Realizing Gene Therapy and Cell Regeneration in Heart Disease
Only a few companies are using gene therapy to treat heart disease. One of them, Tenaya Therapeutics, is using adeno-associated virus 9 (AAV9) to deliver healthy copies of select genes to target cardiac tissue and express the protein of interest at high levels. What’s particularly interesting is that it also has a cell regeneration program that – at least in animal models – shows the potential to regrow cardiomyocytes (which die after heart attacks).
“We’re heart disease specialists with multiple approaches. We saw early opportunities for gene therapy to address genetic forms of heart disease, so we had good reason to go in that direction,” Tenaya CEO Faraz Ali told BioSpace, emphasizing that Tenaya is modality agnostic. Its approaches include programs from three platforms, including cellular regeneration, gene therapy and precision medicine.
With three of its gene therapy programs in preclinical development, Ali said he expects TN-201 to be the first to enter the clinic, and Tenaya anticipates filing an IND for that program in 2022. It treats the leading genetic cause of hypertrophic cardiomyopathy (gHCM). For many, this gHCM program is particularly exciting. “It would be the first example of a disease-modifying therapy for that indication,” Ali said.
TN-201 delivers a functional MYBPC3 gene via AAV9 to address gene mutations that lead to thickening heart walls, arrhythmia, dysfunction, heart failure and sudden cardiac death. There are approximately 115 thousand people in the U.S. with this disease. Disease symptoms can occur with only a single mutation in a single allele, but when two mutations occur, it is life-threatening within the first few months of life.
“We’ve shown, in animal models, that we can reverse the declining heart function,” Ali said, as well as the arrhythmia and the hypertrophy (thickness of the heart), returning it to normal size after a single dose. In animals, prevention or reversal of symptoms leads to extended survival. “To be clear, whether (such symptoms) can be returned to normal in humans is yet to be determined, but we think some symptoms could be significantly improved,” he stressed. TN-201 was granted Orphan Drug Designation by the U.S. Food and Drug Administration (FDA).
This, and Tenaya’s other gene therapies are possible because of the revelation by multiple gene therapy pioneers that AAV9 vectors have a propensity to go to the heart.
“They showed that AAV9 does a good job with broad distribution and transduction of the cells,” Ali said. So, although not every target cell receives a healthy copy of the gene, “the vector copy number, on average, is sufficiently high that each cell has a shot at being functionally corrected.”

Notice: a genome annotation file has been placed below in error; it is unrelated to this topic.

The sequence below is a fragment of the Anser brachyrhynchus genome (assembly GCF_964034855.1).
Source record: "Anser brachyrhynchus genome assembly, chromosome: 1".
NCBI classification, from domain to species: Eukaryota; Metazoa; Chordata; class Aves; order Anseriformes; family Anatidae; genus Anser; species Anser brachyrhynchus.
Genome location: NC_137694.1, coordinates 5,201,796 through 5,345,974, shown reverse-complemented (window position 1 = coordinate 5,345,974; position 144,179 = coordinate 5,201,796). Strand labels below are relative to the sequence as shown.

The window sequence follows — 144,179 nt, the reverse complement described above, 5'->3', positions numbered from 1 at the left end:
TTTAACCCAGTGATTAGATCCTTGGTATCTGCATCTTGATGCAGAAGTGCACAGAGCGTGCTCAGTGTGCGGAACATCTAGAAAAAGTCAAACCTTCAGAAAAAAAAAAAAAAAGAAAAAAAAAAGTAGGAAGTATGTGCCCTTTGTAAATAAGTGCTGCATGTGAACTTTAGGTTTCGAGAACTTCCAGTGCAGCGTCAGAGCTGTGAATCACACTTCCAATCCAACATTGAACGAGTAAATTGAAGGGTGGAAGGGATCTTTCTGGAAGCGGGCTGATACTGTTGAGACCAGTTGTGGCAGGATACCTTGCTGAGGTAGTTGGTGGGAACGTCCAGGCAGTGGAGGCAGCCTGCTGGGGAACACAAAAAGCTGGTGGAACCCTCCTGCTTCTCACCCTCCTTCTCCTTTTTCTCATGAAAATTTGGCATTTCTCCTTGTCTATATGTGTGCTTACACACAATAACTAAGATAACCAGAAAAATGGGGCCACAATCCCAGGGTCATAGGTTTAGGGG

The other factor is the growing body of knowledge regarding the genetic forms of heart disease. “We asked several leading gene therapy experts about the most attractive genetic forms of heart diseases, but couldn’t get a good answer,” Ali recalled. “There was a gap in either their knowledge or their imagination.
“Now, we have much better insight into the genetic forms of heart disease, such as hypertrophic cardiomyopathy (gHCM) and arrhythmogenic right ventricular cardiomyopathy (gARVC). Once we started to ask the right questions, we found several opportunities.” In Tenaya’s case, the technology to answer those questions coincided with advancements in delivery and manufacturing, which also created new opportunities.
Gene therapy isn’t Tenaya’s only approach, though.
“Some forms of heart disease are caused by the loss of cardiomyocytes, for example, after a heart attack,” Ali pointed out. “Once they are lost, no therapy exists today to bring those cells back. Our approach is to create new cells in vivo, using AAV to deliver proprietary combinations of genes.”
That program is based on work by the company co-founders Deepak Srivastava, M.D., president of the Gladstone Institutes, and Eric Olson, Ph.D., at the University of Texas Southwestern Medical Center. “Dr. Srivastava took Shinya Yamanaka’s work on induced pluripotent stem cells (for which he won the 2012 Nobel Prize) a step further, finding, with Dr. Olson, a combination of factors that could turn cardiac fibroblasts into new cardiomyocytes.” By altering those factors, they found they also could induce existing cardiomyocytes to divide and create new cells.
“Both of these approaches have achieved proof of concept in large animal models with human-sized hearts,” Ali said. This means, potentially, that hearts may possibly be returned to normal function after heart attacks.
Another Tenaya program dubbed TN-301 uses a small molecule to treat heart failure with preserved ejection fraction (HFpEF) and Tenaya also expects to file an IND for that program in 2022. HFpEF disease involves a thickening and stiffening of the heart's ventricles (the major pumping chambers) that restricts the heart's ability to fill up with blood in between heartbeats. There are approximately 3 million people in the U.S. with this disease.
“Each of our programs is built on strong scientific foundations. We’re not a ‘me-too’ company,” Ali said.
The future of heart disease is changing dramatically with the steady advance of precision medicine approaches, doing for cardiac patients what has been done so successfully for oncology patients. After decades of treating the big categories of heart disease – hypertension, for example – the ability to address the genetics of heart disease is within sight.
As Ali said, “We have better tools now, and better delivery methods, and can begin to apply them to the leading cause of death throughout the world to address heart disease in a more precise way, thus turning large categories into ever-smaller categories of disease.” As in oncology, the desired result with this approach is more precise and less expensive clinical trials, faster approvals and ultimately more hope and better therapies for patients.